Trying to understand incubator math

Editor’s note: This is a guest post by Jesse Rodgers who is currently the Director of Student Innovation at the University of Waterloo responsible for the VeloCity Residence & he is also the cofounder of TribeHR. Jesse specializes in product design, web application development and emerging web technologies in higher education. He has been a key member of the Waterloo startup community hosting StartupCampWaterloo and other events to bring together and engage local entrepreneurs. Follow him on Twitter @jrodgers or WhoYouCallingAJesse.com.

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Incubators are not a new addition to the financing and support for startups and entrepreneurs. On the surface, incubators and accelerators seem like a low cost way for VCs and government support organizations to cluster entrepreneurs and determine the top-notch talent out the accepted cohort. The opportunity to investing in real estate and services that enable companies where the winners are chosen by the merits of the businesses being built. It feels like a straight-forward, relatively safe bet to ensure a crop of companies that are set to require additional growth capital where part of the products and personalities have been derisked through process.

However, its not as simple as putting small amounts of investment into a high potential company. An incubator is a business and it’s sole purpose should be to make money.

What are the basics of an incubator?

The basic variables in setting up an incubator business are:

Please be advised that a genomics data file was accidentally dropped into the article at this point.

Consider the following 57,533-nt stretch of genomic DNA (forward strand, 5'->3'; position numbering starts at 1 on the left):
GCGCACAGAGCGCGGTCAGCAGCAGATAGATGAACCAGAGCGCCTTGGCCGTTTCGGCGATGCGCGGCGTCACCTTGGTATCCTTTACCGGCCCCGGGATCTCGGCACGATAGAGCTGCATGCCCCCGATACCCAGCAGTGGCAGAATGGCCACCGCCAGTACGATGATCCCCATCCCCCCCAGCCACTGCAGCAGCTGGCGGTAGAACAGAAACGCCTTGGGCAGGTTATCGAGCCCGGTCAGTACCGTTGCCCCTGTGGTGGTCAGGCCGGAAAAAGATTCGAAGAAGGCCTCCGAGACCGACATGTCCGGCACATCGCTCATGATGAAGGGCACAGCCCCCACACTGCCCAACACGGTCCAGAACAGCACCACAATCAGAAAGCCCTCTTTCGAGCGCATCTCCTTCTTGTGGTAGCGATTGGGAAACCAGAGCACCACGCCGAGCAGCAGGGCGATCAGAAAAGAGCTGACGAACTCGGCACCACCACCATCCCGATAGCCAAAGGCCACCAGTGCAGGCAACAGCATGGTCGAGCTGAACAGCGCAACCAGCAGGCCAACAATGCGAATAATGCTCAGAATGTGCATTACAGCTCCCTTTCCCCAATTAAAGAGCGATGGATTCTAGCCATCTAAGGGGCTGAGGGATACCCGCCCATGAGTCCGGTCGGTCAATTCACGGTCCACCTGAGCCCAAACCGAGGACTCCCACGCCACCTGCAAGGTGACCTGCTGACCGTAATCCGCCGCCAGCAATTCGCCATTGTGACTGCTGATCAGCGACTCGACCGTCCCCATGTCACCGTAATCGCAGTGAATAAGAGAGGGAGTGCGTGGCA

• Cost of the expertise, facilities, services and other overhead
  • Amount of $ to be invested/deployed
  • Number of startups
  • Equity being given in exchange for cash
  • Return on the total investment

There are cost of operations: real estate, connectivity, marketing, programs and services for the entrepreneurs, and the salaries of the individuals to find the startups, provide the services and build successes. These costs are often covered by governments, in exchange for the impact in job creation and taxation base. We’ve seen a rise in incubators that are funded on an investment thesis, where an individual or a set of “limited partners” provide the initial investment in exchange for an investment in the companies being incubated.

How much do incubators cost?

The goal is to efficiently deploy capital to produce successful investments. I’m going to explore how incubators make money by making a few assumptions based on the incubator/accelerator models we’ve seen in Toronto, Montreal, Palo Alto and New York.

Basic assumptions:

  • Capital Investments: 10 startups x 20k = 200k invested with an assumed ‘post-money valuation’ of $2.2MM
    • This means you now own 9.1% in 10 startups each with a post-money valuation of $220k
  • Support Costs: 10 startups x $10k = $100k
    • This is the cost of real estate, furniture, telecommunications, internet connectivity, etc.

Alright, we’re planning to deploy $200k and it need to provide approximately $100k in services just to provide the basics for the startups. We’ve spent $300k for the first cohort and and that is before you pay any salaries, host an event, etc.

Additional costs:

  • People:
    • $100k per year salary for one person to rule them all. Call them executive director or dean or something.
    • Assuming you’re not doing this to deploy your own capital, the person or people in charge probably need to collect a salary to pay their mortgages, food, etc.
  • Events - Following the model set forth by YCombinator or TechStars we have 2 main types of events. Mentoring events where the cohort is exposed to the mentors and other industry luminaries to help them make connections and learn from the experience of others. The other event is a Demo Day, designed to bring outside investors and press together to drive investment and attention in the current cohort, plus attract the next cohort of startups.
    • Mentoring event: $1k for food costs with 25 founders
    • Demo Day: approximately $5k
    • Assumption: 10 mentoring events plus a demo day per cohort adds $40k.